Monday, October 24 2016


Land, houses drop into Ca Mau river

Update: June, 19/2015 - 09:04
To date, a total of 27 waterfront locations in the province have lost land and homes. — Illustrative image/ Photo vtc

CA MAU (VNS) — Dozens of cave-ins have been reported along river banks and the seafront in the southernmost province of Ca Mau.

To date, a total of 27 waterfront locations in the province have lost land and homes.

They are concentrated in the three districts of Dam Doi, Nam Can and Ngoc Hien along a 40km stretch of river banks.

Eight of the sites have been classified as critical. A total of 1,047 households are reportedly under threat, Nguyen Long Hoai, director of the Ca Mau Irrigation Department told Lao Dong (Labour) newspaper.

Hoai blamed the cave-ins on fierce flows of water and the waves created by large, motorised river boats.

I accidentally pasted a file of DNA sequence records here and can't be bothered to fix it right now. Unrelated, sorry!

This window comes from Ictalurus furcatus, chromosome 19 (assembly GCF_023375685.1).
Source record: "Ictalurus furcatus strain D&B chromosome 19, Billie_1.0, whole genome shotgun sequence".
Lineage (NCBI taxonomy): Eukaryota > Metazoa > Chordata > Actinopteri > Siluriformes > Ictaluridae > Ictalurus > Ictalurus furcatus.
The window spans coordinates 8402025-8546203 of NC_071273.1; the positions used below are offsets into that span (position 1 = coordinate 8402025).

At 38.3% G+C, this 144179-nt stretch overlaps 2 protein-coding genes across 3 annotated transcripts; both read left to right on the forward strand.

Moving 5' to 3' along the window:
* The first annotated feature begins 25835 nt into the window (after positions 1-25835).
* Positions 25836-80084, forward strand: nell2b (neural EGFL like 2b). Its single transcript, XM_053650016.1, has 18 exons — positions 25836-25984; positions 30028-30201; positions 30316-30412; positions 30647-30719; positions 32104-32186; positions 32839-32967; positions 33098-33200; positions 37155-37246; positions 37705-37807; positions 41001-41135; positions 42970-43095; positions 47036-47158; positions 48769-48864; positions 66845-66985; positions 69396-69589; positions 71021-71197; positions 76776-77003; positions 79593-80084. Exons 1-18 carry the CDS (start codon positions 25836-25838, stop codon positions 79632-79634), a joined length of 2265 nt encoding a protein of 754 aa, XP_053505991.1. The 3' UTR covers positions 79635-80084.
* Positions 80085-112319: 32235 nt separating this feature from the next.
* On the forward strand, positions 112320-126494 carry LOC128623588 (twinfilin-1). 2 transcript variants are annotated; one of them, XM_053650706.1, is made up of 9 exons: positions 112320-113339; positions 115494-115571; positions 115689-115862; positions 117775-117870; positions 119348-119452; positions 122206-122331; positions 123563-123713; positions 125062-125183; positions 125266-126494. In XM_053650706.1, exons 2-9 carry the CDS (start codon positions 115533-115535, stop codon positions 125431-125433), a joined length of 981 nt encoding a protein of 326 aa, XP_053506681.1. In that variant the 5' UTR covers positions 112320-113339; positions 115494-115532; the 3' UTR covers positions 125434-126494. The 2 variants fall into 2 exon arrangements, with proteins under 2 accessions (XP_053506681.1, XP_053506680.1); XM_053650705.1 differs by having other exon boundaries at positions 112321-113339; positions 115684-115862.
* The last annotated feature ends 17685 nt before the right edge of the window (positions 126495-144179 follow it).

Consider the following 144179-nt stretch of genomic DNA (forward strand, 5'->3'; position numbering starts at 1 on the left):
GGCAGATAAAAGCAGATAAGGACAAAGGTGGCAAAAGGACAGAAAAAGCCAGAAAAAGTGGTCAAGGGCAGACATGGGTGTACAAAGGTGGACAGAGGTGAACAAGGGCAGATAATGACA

"Provincial authorities need to urgently build a resettlement area to accommodate 200 households from Cho Ca Nay where people's lives are threatened by cave-ins," he said.

Hoai estimated that from the start of this year, 700 square metres of land had crumbled into rivers across the province, causing losses of VND428 million (US$19,000).

The worst problem was in the district of Nam Can, where cave-ins and erosions had taken away 1,500 sq.m of fish ponds, one house and 150 sq.m of arable land.

A resident in Kinh Ba Village in Ngoc Hien District, Le Chi Hang, told the newspaper that his property had been hit by river cave-ins three times.

"Over the past years, I have been living with worry and fear," he said. "I cannot sleep soundly at night because I have to go out to check for erosion."

Tang Thien Tinh, vice head of Ngoc Hien District's agriculture and rural development division, said erosions and cave-ins usually happened at night so people were caught off guard. Their property disappeared in the blink of an eye.

Hien said last year 10 cave-ins pulled 32 houses into the river and damaged another 200.

In 2014, the district was also hit by rising sea water, which ruined 3,000 hectares of fish ponds and arable land, causing losses of VND3.5 billion (US$161,000). — VNS

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